Voici la mi-été,
Bergers de nos montagnes,
Compagnons et compagnes,
Que ce jour soit fêté!
Voici la mi-été.

Gryon is a small village in the French-speaking part of Switzerland. Moving eastwards along lake Geneva you come to the head of the lake and the beginning of the Rhone valley. This is flat-bottom valley, reaching some 100km into the Alps at an altitude of about 350m and whose bordering moutains are nearly as high as the valley is wide. Gryon nestles 30km up from the head of the lake, about 1000 metres above the valley floor. Unlike many other mountain villages of the area, Gryon is not way up a valley formed by one of the Rhone's affluents, but seems to hang precariously, threatening at any moment to crash down into the village below.

Nous autres montagnards,
Avons aussi nos fêtes,
Le ciel bleu sur nos têtes,
Fiers de nos fiers remparts,
Nous autres montagnards.

The act of foundation of the village, back in 1189, acknowledges the existence of the village of "Griuns", seemingly related to old high german "Griess", gravel. It was most probably settled when the rich lords of the valley (which is one of the most fertile in Europe) granted some of their less profitable land to their serfs. Records show that, in 1217, the village boasted a chapel, indicating a population of some importance.

Allons, jeunesse, allons,
La danse nous appelle,
Que chacun ait sa belle,
Sa rose des vallons,
Allons, Jeunesse, allons!

Nothing would greatly trouble Gryon for centuries to come. The village changed hands on few occasions and it's men were sometimes called upon to fight the battles which shaped the Swiss Confederation. Tending crops, herding cattle, cutting wood: this was the lot of those who call themselves the Tâtchis; a tough life and hard, with stories of the church-bells calling the hands to the fields as early as two in the morning during the summer months and of a fountain, a solid seven-ton block of marble, which took the village two whole days of toil to bring up from the valley below, before there even existed a road fit for horses; on the evening of the second day, the men were ready to retire for the night, exhausted, when all the womenfolk came out and joining forces with their husbands and sons, had the fountain in place by midnight.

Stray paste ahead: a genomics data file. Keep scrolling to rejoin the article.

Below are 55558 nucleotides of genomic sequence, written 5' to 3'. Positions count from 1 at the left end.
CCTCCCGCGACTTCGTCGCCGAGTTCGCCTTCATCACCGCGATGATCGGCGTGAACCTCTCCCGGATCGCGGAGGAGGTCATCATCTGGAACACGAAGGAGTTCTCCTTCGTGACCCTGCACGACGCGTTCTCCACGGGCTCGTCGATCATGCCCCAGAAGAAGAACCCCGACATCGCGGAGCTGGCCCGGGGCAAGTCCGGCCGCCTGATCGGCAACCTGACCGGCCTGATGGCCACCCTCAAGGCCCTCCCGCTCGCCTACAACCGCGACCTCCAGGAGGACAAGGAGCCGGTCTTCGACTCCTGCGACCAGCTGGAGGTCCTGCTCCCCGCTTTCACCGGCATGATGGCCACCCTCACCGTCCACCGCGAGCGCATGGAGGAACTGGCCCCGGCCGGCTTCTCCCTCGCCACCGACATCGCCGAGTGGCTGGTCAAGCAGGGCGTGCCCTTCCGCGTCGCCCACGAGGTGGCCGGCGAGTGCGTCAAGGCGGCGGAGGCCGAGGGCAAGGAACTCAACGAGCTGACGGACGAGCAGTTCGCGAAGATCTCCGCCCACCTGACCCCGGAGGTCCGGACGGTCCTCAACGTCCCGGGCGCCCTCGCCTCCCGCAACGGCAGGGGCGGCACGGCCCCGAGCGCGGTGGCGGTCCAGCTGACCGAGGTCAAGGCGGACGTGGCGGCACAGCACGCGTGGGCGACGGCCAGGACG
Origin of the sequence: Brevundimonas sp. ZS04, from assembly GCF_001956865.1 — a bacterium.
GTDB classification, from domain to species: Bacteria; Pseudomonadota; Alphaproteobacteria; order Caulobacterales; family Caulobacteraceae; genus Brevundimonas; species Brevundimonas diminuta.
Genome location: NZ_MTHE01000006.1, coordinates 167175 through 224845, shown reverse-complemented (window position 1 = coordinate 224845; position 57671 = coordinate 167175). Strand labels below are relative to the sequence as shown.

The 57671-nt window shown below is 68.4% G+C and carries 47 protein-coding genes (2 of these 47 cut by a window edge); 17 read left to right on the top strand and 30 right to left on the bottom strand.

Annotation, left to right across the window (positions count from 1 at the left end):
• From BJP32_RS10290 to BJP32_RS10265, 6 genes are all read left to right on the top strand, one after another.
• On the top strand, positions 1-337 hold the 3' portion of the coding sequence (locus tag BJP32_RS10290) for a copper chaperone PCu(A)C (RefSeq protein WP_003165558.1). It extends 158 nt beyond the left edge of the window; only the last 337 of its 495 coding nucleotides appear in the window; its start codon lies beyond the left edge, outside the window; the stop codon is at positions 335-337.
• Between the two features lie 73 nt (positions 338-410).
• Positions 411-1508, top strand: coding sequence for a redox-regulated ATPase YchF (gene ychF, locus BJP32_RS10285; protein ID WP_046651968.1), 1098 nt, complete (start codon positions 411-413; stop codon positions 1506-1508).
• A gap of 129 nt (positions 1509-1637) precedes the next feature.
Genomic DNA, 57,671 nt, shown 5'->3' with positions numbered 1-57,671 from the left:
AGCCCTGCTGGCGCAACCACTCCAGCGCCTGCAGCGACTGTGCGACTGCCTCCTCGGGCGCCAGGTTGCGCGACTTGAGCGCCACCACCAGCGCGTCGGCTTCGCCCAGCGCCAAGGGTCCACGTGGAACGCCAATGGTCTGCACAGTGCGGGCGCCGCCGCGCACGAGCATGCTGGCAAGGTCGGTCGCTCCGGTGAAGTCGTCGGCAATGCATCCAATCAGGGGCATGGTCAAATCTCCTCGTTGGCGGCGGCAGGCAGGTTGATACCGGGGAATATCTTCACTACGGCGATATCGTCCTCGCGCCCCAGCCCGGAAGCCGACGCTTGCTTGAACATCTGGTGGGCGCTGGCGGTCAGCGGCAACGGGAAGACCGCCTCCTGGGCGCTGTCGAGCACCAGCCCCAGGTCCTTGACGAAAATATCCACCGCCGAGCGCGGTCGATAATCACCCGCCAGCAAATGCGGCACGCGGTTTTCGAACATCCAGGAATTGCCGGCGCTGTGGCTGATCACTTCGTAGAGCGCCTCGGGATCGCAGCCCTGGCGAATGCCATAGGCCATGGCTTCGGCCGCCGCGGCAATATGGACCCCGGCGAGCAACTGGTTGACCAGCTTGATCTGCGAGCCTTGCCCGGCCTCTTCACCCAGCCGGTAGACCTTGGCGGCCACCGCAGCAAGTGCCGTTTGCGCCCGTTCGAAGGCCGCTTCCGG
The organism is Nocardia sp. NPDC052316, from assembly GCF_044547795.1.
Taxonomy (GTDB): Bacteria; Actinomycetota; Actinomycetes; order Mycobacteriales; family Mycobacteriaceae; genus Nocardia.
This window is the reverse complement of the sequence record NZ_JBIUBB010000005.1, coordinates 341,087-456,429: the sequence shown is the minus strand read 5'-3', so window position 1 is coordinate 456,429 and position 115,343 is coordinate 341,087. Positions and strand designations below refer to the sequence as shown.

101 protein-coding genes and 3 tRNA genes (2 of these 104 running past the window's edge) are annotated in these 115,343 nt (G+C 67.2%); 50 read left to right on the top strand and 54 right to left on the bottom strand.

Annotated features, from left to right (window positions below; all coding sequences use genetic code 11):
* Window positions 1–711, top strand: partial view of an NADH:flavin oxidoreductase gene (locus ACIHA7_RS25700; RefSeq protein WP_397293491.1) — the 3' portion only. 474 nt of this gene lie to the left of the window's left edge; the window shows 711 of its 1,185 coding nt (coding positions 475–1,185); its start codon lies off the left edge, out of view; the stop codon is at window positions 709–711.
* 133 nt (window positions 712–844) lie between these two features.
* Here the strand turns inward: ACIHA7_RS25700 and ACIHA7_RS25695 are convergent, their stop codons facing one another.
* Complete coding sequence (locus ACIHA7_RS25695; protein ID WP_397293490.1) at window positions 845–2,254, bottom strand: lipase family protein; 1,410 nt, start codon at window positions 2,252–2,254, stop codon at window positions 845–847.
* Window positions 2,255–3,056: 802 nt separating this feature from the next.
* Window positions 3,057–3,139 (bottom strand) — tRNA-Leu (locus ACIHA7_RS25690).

Les roses de nos monts
Seules n'ont pas d'épines,
Telles, douces et fines,
Celles que nous aimons,
Les roses de nos monts.

Around 1850, wearied by the lights and bustle of Geneva and Lausanne, people began to seek the quiet of the mountains by building secondary residencies up in Gryon. Among them, the poet Juste Olivier, whose Mi-été de Taveyanne is famous even today, served as an advocate of the beauty of the surroundings. Roads were built and, eventually, a path was shaped allowing a cogwheel train to wind its way up past Gryon and on towards the village of Villars. This train is still in existence today, ferrying both the local kids to attend junior high in Bex and bewildered backpackers who only know they want to spend the night at the hostel in Gryon (which they pronounce to rhyme with dry on, much to the amusement of the tram drivers who barely speak ten words of English).

Peut-être bien après
Quelques quartiers de lune,
On en voit pousser une,
Qui pique, même exprès,
Peut-être bien après.

From then on, Gryon's main income was tourism. The ski-slopes are linked up to those of Villars and les Diablerets, reaching up to the 3000m glacier. What is more, Gryon boasts the best beginner's slope I know: not too short, regular and wide. Even the best ski resorts in the Switzerland can usually only manage to pick two of those qualities. The accomodation is mainly composed of rental apartments, something of a rarity in Switzerland. Add to that the marked effort by the local community to provide entertainment to visiting tourists, and Gryon certainly stands out as a choice winter destination for families.